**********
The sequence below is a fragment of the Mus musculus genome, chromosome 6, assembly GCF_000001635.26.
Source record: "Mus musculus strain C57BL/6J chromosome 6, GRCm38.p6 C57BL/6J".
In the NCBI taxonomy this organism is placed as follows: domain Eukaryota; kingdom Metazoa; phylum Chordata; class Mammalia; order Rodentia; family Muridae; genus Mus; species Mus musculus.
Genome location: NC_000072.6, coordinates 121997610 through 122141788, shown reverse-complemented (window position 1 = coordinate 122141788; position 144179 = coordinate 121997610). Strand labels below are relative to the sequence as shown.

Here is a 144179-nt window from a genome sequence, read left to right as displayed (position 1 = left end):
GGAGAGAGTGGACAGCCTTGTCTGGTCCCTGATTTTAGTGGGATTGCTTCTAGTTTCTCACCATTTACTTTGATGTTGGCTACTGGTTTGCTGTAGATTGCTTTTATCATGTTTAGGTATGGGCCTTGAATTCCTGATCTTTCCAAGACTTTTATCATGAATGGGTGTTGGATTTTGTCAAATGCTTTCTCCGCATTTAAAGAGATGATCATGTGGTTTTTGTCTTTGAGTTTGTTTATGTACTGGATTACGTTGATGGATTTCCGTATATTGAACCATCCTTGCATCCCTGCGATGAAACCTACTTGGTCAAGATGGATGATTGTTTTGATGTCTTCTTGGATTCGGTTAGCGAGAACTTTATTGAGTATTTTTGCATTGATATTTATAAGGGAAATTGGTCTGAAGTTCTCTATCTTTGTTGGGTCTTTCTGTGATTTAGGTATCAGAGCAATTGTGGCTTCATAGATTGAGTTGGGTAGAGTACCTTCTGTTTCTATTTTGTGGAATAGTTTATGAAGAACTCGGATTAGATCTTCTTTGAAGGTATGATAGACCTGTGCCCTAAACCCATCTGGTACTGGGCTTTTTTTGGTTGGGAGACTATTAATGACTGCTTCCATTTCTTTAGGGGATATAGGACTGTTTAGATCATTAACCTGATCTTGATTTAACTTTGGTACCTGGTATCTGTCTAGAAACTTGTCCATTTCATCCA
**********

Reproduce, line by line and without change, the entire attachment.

The sequence below is a fragment of the Mus musculus genome, chromosome 6, assembly GCF_000001635.26.
Source record: "Mus musculus strain C57BL/6J chromosome 6, GRCm38.p6 C57BL/6J".
In the NCBI taxonomy this organism is placed as follows: domain Eukaryota; kingdom Metazoa; phylum Chordata; class Mammalia; order Rodentia; family Muridae; genus Mus; species Mus musculus.
Genome location: NC_000072.6, coordinates 121997610 through 122141788, shown reverse-complemented (window position 1 = coordinate 122141788; position 144179 = coordinate 121997610). Strand labels below are relative to the sequence as shown.

Here is a 144179-nt window from a genome sequence, read left to right as displayed (position 1 = left end):
GGAGAGAGTGGACAGCCTTGTCTGGTCCCTGATTTTAGTGGGATTGCTTCTAGTTTCTCACCATTTACTTTGATGTTGGCTACTGGTTTGCTGTAGATTGCTTTTATCATGTTTAGGTATGGGCCTTGAATTCCTGATCTTTCCAAGACTTTTATCATGAATGGGTGTTGGATTTTGTCAAATGCTTTCTCCGCATTTAAAGAGATGATCATGTGGTTTTTGTCTTTGAGTTTGTTTATGTACTGGATTACGTTGATGGATTTCCGTATATTGAACCATCCTTGCATCCCTGCGATGAAACCTACTTGGTCAAGATGGATGATTGTTTTGATGTCTTCTTGGATTCGGTTAGCGAGAACTTTATTGAGTATTTTTGCATTGATATTTATAAGGGAAATTGGTCTGAAGTTCTCTATCTTTGTTGGGTCTTTCTGTGATTTAGGTATCAGAGCAATTGTGGCTTCATAGATTGAGTTGGGTAGAGTACCTTCTGTTTCTATTTTGTGGAATAGTTTATGAAGAACTCGGATTAGATCTTCTTTGAAGGTATGATAGACCTGTGCCCTAAACCCATCTGGTACTGGGCTTTTTTTGGTTGGGAGACTATTAATGACTGCTTCCATTTCTTTAGGGGATATAGGACTGTTTAGATCATTAACCTGATCTTGATTTAACTTTGGTACCTGGTATCTGTCTAGAAACTTGTCCATTTCATCCA